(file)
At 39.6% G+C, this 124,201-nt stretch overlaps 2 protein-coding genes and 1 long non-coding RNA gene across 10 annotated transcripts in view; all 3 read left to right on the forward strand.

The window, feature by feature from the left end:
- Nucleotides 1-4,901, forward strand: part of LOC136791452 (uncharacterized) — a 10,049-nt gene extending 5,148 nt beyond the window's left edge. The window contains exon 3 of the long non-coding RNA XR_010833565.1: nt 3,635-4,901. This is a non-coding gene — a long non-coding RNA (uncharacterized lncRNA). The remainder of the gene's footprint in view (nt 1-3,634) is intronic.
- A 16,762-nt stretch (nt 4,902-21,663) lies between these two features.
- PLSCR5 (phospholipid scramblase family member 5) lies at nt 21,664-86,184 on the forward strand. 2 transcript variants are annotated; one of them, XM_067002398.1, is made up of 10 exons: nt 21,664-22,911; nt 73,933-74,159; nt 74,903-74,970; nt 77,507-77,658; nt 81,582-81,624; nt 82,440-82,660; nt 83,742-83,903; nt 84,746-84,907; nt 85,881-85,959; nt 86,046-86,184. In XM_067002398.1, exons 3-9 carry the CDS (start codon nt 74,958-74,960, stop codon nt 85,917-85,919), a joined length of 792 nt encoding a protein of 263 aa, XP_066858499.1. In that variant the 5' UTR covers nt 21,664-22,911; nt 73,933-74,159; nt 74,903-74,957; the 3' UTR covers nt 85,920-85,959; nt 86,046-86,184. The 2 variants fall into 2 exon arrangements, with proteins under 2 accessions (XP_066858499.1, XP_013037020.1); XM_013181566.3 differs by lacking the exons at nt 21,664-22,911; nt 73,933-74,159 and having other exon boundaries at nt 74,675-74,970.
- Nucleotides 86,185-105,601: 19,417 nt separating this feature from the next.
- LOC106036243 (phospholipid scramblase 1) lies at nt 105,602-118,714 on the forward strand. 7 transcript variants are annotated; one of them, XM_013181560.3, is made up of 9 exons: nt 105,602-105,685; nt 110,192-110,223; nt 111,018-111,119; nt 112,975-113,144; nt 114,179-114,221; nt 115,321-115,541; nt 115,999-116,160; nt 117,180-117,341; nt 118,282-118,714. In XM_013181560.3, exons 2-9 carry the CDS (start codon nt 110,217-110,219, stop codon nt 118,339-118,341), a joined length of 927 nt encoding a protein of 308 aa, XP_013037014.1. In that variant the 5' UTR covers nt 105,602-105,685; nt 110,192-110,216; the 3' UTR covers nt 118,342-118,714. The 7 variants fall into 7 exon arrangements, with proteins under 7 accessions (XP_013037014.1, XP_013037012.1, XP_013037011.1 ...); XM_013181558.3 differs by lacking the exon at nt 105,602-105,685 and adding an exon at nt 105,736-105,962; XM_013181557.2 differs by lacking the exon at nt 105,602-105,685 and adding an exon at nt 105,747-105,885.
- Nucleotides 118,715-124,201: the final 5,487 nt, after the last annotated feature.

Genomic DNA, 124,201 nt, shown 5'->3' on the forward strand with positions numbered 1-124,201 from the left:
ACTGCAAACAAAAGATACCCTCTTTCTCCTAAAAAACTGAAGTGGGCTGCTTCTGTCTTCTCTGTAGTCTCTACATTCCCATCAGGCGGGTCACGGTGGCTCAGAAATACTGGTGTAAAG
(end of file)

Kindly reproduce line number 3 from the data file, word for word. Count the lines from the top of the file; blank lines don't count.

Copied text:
- Nucleotides 1-4,901, forward strand: part of LOC136791452 (uncharacterized) — a 10,049-nt gene extending 5,148 nt beyond the window's left edge. The window contains exon 3 of the long non-coding RNA XR_010833565.1: nt 3,635-4,901. This is a non-coding gene — a long non-coding RNA (uncharacterized lncRNA). The remainder of the gene's footprint in view (nt 1-3,634) is intronic.